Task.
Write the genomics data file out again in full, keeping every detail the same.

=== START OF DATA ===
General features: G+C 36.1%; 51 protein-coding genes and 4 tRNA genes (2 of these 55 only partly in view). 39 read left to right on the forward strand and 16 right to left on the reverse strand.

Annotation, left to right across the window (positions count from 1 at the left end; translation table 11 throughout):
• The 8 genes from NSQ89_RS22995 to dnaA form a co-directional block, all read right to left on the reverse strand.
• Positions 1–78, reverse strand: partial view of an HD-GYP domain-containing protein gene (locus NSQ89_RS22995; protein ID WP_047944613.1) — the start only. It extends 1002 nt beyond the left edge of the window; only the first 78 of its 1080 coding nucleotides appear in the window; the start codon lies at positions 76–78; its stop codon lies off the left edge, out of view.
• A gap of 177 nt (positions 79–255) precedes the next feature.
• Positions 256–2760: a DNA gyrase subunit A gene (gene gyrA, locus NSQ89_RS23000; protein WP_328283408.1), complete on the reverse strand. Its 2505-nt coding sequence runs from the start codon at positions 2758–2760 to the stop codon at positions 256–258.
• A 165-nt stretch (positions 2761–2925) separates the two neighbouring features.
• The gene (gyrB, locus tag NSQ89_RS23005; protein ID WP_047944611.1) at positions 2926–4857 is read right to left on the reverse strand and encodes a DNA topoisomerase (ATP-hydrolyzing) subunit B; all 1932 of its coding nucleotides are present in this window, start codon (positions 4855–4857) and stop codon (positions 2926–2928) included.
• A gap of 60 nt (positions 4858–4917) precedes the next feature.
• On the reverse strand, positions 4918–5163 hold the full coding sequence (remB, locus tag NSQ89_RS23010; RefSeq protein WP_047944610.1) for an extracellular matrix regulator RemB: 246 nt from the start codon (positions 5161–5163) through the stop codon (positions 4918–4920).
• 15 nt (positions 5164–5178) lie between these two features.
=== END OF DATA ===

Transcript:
General features: G+C 36.1%; 51 protein-coding genes and 4 tRNA genes (2 of these 55 only partly in view). 39 read left to right on the forward strand and 16 right to left on the reverse strand.

Annotation, left to right across the window (positions count from 1 at the left end; translation table 11 throughout):
• The 8 genes from NSQ89_RS22995 to dnaA form a co-directional block, all read right to left on the reverse strand.
• Positions 1–78, reverse strand: partial view of an HD-GYP domain-containing protein gene (locus NSQ89_RS22995; protein ID WP_047944613.1) — the start only. It extends 1002 nt beyond the left edge of the window; only the first 78 of its 1080 coding nucleotides appear in the window; the start codon lies at positions 76–78; its stop codon lies off the left edge, out of view.
• A gap of 177 nt (positions 79–255) precedes the next feature.
• Positions 256–2760: a DNA gyrase subunit A gene (gene gyrA, locus NSQ89_RS23000; protein WP_328283408.1), complete on the reverse strand. Its 2505-nt coding sequence runs from the start codon at positions 2758–2760 to the stop codon at positions 256–258.
• A 165-nt stretch (positions 2761–2925) separates the two neighbouring features.
• The gene (gyrB, locus tag NSQ89_RS23005; protein ID WP_047944611.1) at positions 2926–4857 is read right to left on the reverse strand and encodes a DNA topoisomerase (ATP-hydrolyzing) subunit B; all 1932 of its coding nucleotides are present in this window, start codon (positions 4855–4857) and stop codon (positions 2926–2928) included.
• A gap of 60 nt (positions 4858–4917) precedes the next feature.
• On the reverse strand, positions 4918–5163 hold the full coding sequence (remB, locus tag NSQ89_RS23010; RefSeq protein WP_047944610.1) for an extracellular matrix regulator RemB: 246 nt from the start codon (positions 5161–5163) through the stop codon (positions 4918–4920).
• 15 nt (positions 5164–5178) lie between these two features.